The School of Communication Sciences & Disorders offers the following courses to undergraduate students who are interested in Auiololgy or Speech Language Pathology and are considering graduate studies in either field. Consult Western's Academic Calendar for more information or contact the Program Assistant.
The human body produces many rhythms from the brain (the electroencephalogram or EEG), heart (electrocardiogram or ECG), muscles (electromyogram or EMG), ears (otoacoustic emissions), and even the voice. These 'signals' can tell us about the body's function including clinically useful information used in the diagnosis of disease. Learning to work with physiological signals is a modern skill that is useful in diverse areas such as neuroscience, psychology, medical sciences, nursing, health and rehabilitation sciences, kinesiology, audiology, speech language pathology, and other sciences. Artists interested in the human body may also find working with these rhythms useful. This course introduces the basics of working with physiological signals measured from the human body.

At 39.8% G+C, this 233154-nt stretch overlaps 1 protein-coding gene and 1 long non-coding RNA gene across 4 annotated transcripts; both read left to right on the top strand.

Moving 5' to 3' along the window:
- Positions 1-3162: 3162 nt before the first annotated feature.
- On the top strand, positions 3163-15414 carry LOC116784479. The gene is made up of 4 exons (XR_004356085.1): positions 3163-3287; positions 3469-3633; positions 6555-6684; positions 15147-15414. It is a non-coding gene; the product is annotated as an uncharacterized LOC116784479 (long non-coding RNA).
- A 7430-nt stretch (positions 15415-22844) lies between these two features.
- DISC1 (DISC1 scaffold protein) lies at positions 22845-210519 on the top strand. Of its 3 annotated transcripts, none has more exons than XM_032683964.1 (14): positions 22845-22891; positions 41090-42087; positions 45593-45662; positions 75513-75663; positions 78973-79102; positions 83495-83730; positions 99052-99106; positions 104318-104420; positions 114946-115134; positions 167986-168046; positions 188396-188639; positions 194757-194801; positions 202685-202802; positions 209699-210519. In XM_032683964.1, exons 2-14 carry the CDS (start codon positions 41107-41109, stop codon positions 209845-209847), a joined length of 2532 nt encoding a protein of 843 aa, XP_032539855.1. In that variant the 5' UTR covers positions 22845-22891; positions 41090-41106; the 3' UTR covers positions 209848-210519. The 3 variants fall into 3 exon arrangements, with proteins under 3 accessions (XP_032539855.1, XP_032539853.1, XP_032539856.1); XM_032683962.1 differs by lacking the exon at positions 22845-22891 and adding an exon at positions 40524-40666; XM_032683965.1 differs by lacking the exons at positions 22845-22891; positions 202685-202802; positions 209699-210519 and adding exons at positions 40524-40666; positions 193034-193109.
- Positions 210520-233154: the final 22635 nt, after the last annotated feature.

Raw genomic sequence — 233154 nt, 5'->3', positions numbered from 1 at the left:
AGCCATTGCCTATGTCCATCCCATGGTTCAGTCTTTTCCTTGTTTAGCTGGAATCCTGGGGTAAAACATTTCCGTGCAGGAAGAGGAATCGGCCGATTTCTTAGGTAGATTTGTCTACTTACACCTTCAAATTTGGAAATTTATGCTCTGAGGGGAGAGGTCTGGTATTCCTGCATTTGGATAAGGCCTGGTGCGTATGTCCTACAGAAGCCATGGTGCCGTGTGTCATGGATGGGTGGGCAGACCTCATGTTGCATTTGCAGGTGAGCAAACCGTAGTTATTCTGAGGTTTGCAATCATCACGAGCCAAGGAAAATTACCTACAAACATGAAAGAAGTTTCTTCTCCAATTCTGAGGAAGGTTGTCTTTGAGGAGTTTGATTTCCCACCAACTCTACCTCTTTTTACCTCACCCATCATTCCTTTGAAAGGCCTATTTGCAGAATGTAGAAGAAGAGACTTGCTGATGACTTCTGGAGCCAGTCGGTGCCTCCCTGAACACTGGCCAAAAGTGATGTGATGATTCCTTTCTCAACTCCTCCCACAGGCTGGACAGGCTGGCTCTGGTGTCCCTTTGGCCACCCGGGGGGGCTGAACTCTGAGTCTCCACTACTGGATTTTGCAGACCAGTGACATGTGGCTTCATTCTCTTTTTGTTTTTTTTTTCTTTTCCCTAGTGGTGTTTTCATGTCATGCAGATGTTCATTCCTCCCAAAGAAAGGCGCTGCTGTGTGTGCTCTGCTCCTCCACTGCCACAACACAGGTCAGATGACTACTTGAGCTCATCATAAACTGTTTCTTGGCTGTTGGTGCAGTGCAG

- Students learn introductory MATLAB programming, which is a useful skill across many disciplines
- Designed for beginners without prior programming experience or experience with signals
- Classroom sessions are followed by hands-on exercices in the computer laboratory with David Purcell, PhD (firstname.lastname@example.org) and a teaching assistant
- Course Outline (PDF)
- Academic Calendar Information
Students will be introduced to the full range of speech, language, swallowing, hearing, and cognitive-communication disorders seen by speech-language pathologists and audiologists. Topics include: areas of practice for speech-language pathologists and audiologists; fundamental anatomical and neuroanatomical structures involved in speech, language, hearing, and swallowing; normal speech, language, and communication development; epidemiology, etiology, symptomology, assessment and treatment of communication and related disorders in children and adults.
The study of human hearing from acoustics to the physiological and psychological correlates of sound. Topics include physical acoustics, anatomy, physiology, sensitivity, masking, loudness, pitch, binaural phenomena, and auditory streams. Course activities provide experience in acoustical calculations and psychoacoustic experimentation and data analysis.